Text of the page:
• hot dogs
  • soy sauce
  • sushi (not just soy sauce, but imitation crab and wasabi)
  • liquorice
  • french fries

What to look out for:

With so many foods on the “not safe” list, I found it helpful to reference a list of ingredients to avoid when preparing food for my child’s gluten-free friend. Here’s a great resource for both ingredient-checking, and learning more about the impacts of celiac disease: Celiac Disease Foundation.

With all this new information in mind, I wanted to feed my daughter’s friend without making a big deal about her dietary restrictions. For snacks, I stuck with fresh fruit (strawberries and blueberries are definitely a safe option), and a bowl of Boom Chicka Pop sweet & salty kettle corn (it says “certified gluten-free right on the bag – easy peasy for moms like me!).

For dinner, I grilled some chicken on the BBQ (lightly seasoned – but no BBQ sauce, because upon reading the label I discovered that was out too!), served with broccoli and plain rice.

 

I was happy to have fed my daughter’s friend without slipping up on the gluten-free front, but I felt as though I could have done better. I’m sure the dinner was bland and thought I could definitely have done better to satisfy her palate. So to prepare myself for next time, I’ve pulled together a great list of gluten-free recipes from some of my favourite mom bloggers. I’m going to file them away, and hopefully this will give you all some new gluten-free snack ideas too!

4 delicious gluten-free recipes to bookmark for later:

(click on the images to link to the full recipes)

{FAMILY} Teaching My 8yo Daughter About Self Confidence

Eight seems to be an age of self-awareness and unbridled insecurity. My 8-year-old daughter has suddenly become so self-conscious – constantly questioning her looks, her physical abilities and her mental intelligence. I always reassure her that she is beautiful, talented and smart, but it’s tough for an almost pre-teen to believe those words when they come from her mother, who of course loves her unconditionally.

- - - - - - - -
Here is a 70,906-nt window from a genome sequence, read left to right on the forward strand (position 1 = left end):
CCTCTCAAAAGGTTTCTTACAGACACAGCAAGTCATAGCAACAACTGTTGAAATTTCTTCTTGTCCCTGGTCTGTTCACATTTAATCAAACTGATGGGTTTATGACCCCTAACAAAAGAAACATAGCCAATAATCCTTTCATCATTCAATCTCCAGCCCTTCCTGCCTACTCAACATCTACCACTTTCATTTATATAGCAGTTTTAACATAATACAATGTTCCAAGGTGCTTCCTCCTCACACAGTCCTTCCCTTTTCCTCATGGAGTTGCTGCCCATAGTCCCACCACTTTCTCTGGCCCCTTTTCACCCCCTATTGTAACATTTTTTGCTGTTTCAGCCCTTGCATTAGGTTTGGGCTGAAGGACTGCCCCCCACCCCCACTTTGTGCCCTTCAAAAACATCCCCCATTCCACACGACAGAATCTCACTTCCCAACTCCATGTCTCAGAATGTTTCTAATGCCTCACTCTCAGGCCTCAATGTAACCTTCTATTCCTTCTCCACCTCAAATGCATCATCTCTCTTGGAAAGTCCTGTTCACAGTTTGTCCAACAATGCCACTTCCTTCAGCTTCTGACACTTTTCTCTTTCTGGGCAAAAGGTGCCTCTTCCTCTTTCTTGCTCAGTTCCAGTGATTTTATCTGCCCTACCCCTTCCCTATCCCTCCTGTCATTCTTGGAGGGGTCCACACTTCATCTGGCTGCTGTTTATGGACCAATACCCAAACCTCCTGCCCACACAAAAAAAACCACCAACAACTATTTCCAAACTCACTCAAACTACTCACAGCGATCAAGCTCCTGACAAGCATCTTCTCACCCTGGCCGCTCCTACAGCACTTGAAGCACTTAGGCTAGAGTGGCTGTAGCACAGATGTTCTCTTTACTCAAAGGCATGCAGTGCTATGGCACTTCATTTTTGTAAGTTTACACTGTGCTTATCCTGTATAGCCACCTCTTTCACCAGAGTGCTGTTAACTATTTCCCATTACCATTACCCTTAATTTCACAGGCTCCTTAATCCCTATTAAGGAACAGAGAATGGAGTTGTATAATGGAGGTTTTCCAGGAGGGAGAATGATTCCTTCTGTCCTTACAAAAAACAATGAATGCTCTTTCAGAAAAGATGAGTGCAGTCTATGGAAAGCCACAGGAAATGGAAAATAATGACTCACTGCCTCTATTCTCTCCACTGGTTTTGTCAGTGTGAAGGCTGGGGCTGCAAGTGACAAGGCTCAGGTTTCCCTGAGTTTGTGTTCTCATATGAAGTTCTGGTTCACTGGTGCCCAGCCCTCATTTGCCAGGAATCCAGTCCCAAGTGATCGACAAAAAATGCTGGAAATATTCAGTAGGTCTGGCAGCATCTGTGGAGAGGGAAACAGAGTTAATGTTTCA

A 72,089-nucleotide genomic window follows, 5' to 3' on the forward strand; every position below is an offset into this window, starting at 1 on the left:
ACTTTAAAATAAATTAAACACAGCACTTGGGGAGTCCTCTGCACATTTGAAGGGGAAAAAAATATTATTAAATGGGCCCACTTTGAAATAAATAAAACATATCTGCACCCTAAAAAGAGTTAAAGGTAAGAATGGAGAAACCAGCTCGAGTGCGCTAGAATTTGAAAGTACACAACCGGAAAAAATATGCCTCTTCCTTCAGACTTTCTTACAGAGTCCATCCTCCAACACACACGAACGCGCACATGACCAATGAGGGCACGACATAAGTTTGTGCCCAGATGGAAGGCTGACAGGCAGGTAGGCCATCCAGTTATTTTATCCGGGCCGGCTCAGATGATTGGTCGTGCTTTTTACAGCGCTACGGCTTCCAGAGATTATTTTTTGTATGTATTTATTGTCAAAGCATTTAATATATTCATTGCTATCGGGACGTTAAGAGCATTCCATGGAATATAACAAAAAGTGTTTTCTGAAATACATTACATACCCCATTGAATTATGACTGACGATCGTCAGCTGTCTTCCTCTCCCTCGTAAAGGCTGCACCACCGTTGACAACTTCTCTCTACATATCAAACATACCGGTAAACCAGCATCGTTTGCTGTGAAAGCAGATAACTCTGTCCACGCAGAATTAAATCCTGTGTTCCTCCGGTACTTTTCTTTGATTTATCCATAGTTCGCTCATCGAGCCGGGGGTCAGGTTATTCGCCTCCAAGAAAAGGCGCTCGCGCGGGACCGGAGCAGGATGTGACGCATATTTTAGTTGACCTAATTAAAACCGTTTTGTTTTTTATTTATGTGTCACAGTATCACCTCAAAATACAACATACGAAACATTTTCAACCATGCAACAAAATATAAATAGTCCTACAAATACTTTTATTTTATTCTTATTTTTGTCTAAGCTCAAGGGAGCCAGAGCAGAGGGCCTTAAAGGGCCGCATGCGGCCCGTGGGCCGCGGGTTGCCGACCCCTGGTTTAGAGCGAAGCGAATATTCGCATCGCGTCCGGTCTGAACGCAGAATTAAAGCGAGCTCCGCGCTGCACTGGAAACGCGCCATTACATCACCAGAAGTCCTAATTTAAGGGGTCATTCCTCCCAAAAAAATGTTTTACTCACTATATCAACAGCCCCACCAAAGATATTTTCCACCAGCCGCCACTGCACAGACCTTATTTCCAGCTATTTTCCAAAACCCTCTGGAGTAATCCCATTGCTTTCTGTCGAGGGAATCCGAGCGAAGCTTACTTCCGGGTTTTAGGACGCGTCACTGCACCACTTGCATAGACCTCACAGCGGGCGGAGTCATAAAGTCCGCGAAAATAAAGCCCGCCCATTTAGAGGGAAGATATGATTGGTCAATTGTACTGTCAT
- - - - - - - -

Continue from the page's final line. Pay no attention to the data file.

I’ve always focused on teaching my children to be self-confident beings (and I do my best to be a self-confident mom as well, because it’s important to practice what you preach). But a big part of self confidence, is actually believing in yourself, not relying on others to believe for you.

The other day, my beautiful girl – eyes welling up with tears – asked me why she was finding it so hard to remember the steps in her ballet class. “I try so hard to get them right” she said softly. And I completely understood where she was coming from. Choreography is hard! I told her that I was also struggling to remember the steps in my adult ballet class, and that learning new moves is something that just comes more naturally to some people than it does for others. I went on to explain:

“Dancing is like learning how to play a musical instrument. You have to start with learning how to play the notes before you can learn how to play a whole song. With dancing, you have to learn the steps before you can master the choreography of a whole dance. Keep practicing, and before you know it, you’ll be playing your song.”

I’m not sure if she fully understood the message behind my simile (because I love a good comparison), but I think the empathy in my personal story and in my comparing dance to music, made her realize that she wasn’t alone in her struggle.

I hope that she’ll continue to come to me when she’s feeling down or insecure, and I hope that I can find the words to help lift her spirits.

self confidence

{FAMILY} What To Expect: Leaving Your Toddler Overnight For The First Time

With my first child, it took me almost 3 years to warm up to the idea of leaving her overnight with my parents. Leaving my toddler overnight was a scary thing! I was afraid that she would experience separation anxiety – that she would reach towards me with her arms outstretched as tears streamed down her face, sobbing uncontrollably and begging for me to stay as I walked out the door.